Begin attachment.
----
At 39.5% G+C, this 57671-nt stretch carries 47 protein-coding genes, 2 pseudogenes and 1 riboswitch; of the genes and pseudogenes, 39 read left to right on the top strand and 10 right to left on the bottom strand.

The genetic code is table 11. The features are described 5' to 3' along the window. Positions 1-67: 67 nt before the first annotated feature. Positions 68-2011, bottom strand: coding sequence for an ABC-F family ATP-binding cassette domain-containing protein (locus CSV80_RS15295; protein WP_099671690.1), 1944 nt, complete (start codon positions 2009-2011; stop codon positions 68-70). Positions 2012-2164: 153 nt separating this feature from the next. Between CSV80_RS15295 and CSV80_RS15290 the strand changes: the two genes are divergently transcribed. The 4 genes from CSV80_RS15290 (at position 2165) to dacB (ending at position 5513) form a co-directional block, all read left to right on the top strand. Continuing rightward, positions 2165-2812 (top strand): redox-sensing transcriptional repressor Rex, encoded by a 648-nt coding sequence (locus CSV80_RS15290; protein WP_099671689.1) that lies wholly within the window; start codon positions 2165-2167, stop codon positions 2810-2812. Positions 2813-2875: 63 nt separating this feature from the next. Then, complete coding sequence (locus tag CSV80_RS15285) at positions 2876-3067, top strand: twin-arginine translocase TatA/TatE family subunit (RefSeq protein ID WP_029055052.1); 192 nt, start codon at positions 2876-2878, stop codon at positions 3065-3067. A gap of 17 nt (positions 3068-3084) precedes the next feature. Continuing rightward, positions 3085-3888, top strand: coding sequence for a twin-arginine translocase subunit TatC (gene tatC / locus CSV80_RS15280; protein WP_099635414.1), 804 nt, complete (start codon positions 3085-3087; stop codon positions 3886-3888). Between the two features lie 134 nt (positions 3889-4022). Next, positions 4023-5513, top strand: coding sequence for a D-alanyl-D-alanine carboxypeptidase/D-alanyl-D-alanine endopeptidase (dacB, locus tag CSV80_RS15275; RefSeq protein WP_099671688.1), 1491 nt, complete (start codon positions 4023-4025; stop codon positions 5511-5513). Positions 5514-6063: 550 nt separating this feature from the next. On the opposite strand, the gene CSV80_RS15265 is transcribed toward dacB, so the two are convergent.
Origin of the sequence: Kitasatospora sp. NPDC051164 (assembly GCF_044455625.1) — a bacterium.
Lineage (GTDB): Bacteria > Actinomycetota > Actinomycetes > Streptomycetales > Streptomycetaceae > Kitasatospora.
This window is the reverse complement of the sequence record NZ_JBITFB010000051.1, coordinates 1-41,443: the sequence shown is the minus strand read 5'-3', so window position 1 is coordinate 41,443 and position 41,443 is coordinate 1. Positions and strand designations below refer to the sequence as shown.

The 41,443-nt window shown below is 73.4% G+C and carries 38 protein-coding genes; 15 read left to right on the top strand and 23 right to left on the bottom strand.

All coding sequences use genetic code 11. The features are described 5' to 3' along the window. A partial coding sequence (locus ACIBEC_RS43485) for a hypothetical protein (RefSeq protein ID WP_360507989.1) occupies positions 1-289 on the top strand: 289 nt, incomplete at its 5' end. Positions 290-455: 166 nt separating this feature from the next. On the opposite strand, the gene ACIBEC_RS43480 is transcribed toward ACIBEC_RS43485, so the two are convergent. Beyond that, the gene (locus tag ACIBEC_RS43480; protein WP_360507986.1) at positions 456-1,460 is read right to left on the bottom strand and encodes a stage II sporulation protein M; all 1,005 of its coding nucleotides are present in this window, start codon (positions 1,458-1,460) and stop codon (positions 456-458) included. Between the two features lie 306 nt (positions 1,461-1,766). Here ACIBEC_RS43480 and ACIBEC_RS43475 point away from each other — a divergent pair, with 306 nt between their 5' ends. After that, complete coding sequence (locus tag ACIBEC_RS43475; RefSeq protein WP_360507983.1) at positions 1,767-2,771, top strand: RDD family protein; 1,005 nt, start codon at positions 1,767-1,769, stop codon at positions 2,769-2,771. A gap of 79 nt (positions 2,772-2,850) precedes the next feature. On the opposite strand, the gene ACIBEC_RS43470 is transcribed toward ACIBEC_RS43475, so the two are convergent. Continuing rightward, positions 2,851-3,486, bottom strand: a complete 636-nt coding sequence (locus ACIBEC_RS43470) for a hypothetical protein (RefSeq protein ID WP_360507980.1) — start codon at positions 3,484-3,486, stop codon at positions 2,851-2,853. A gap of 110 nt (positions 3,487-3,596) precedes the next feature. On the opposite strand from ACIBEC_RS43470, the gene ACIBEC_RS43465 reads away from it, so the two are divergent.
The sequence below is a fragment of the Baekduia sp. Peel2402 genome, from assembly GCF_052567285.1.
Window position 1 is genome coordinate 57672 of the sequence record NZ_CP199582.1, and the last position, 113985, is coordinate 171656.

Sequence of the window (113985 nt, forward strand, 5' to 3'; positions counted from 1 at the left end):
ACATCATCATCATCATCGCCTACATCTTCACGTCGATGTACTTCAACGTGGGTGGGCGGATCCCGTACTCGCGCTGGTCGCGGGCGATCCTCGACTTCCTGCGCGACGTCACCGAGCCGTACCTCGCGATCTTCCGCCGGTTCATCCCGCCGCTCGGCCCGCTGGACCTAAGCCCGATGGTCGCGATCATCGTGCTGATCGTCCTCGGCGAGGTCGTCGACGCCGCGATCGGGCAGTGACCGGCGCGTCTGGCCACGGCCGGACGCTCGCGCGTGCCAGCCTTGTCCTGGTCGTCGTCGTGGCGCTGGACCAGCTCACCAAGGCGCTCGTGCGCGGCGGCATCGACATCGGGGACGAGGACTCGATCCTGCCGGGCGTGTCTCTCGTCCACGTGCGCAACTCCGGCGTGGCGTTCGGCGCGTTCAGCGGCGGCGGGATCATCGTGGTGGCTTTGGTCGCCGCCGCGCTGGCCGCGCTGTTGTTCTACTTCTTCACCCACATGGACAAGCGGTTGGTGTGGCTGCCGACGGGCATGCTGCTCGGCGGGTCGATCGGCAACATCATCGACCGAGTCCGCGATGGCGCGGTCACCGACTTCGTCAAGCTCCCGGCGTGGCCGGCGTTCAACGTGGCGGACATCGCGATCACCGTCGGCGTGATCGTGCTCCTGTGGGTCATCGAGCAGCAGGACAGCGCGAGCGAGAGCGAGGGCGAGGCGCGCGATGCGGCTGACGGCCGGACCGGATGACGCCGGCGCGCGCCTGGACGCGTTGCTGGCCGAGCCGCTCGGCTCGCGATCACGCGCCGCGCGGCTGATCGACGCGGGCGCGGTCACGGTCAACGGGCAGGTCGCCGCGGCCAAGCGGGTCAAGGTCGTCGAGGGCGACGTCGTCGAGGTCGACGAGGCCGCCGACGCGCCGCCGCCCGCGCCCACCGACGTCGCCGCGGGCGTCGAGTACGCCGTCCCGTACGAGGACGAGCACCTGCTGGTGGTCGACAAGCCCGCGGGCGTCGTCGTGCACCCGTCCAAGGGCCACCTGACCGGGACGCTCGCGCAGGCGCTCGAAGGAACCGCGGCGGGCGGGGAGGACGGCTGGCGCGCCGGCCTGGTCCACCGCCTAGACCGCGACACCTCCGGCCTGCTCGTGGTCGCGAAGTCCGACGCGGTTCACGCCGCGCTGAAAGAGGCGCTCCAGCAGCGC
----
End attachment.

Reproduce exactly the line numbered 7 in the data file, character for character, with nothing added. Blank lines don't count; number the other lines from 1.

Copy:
All coding sequences use genetic code 11. The features are described 5' to 3' along the window. A partial coding sequence (locus ACIBEC_RS43485) for a hypothetical protein (RefSeq protein ID WP_360507989.1) occupies positions 1-289 on the top strand: 289 nt, incomplete at its 5' end. Positions 290-455: 166 nt separating this feature from the next. On the opposite strand, the gene ACIBEC_RS43480 is transcribed toward ACIBEC_RS43485, so the two are convergent. Beyond that, the gene (locus tag ACIBEC_RS43480; protein WP_360507986.1) at positions 456-1,460 is read right to left on the bottom strand and encodes a stage II sporulation protein M; all 1,005 of its coding nucleotides are present in this window, start codon (positions 1,458-1,460) and stop codon (positions 456-458) included. Between the two features lie 306 nt (positions 1,461-1,766). Here ACIBEC_RS43480 and ACIBEC_RS43475 point away from each other — a divergent pair, with 306 nt between their 5' ends. After that, complete coding sequence (locus tag ACIBEC_RS43475; RefSeq protein WP_360507983.1) at positions 1,767-2,771, top strand: RDD family protein; 1,005 nt, start codon at positions 1,767-1,769, stop codon at positions 2,769-2,771. A gap of 79 nt (positions 2,772-2,850) precedes the next feature. On the opposite strand, the gene ACIBEC_RS43470 is transcribed toward ACIBEC_RS43475, so the two are convergent. Continuing rightward, positions 2,851-3,486, bottom strand: a complete 636-nt coding sequence (locus ACIBEC_RS43470) for a hypothetical protein (RefSeq protein ID WP_360507980.1) — start codon at positions 3,484-3,486, stop codon at positions 2,851-2,853. A gap of 110 nt (positions 3,487-3,596) precedes the next feature. On the opposite strand from ACIBEC_RS43470, the gene ACIBEC_RS43465 reads away from it, so the two are divergent.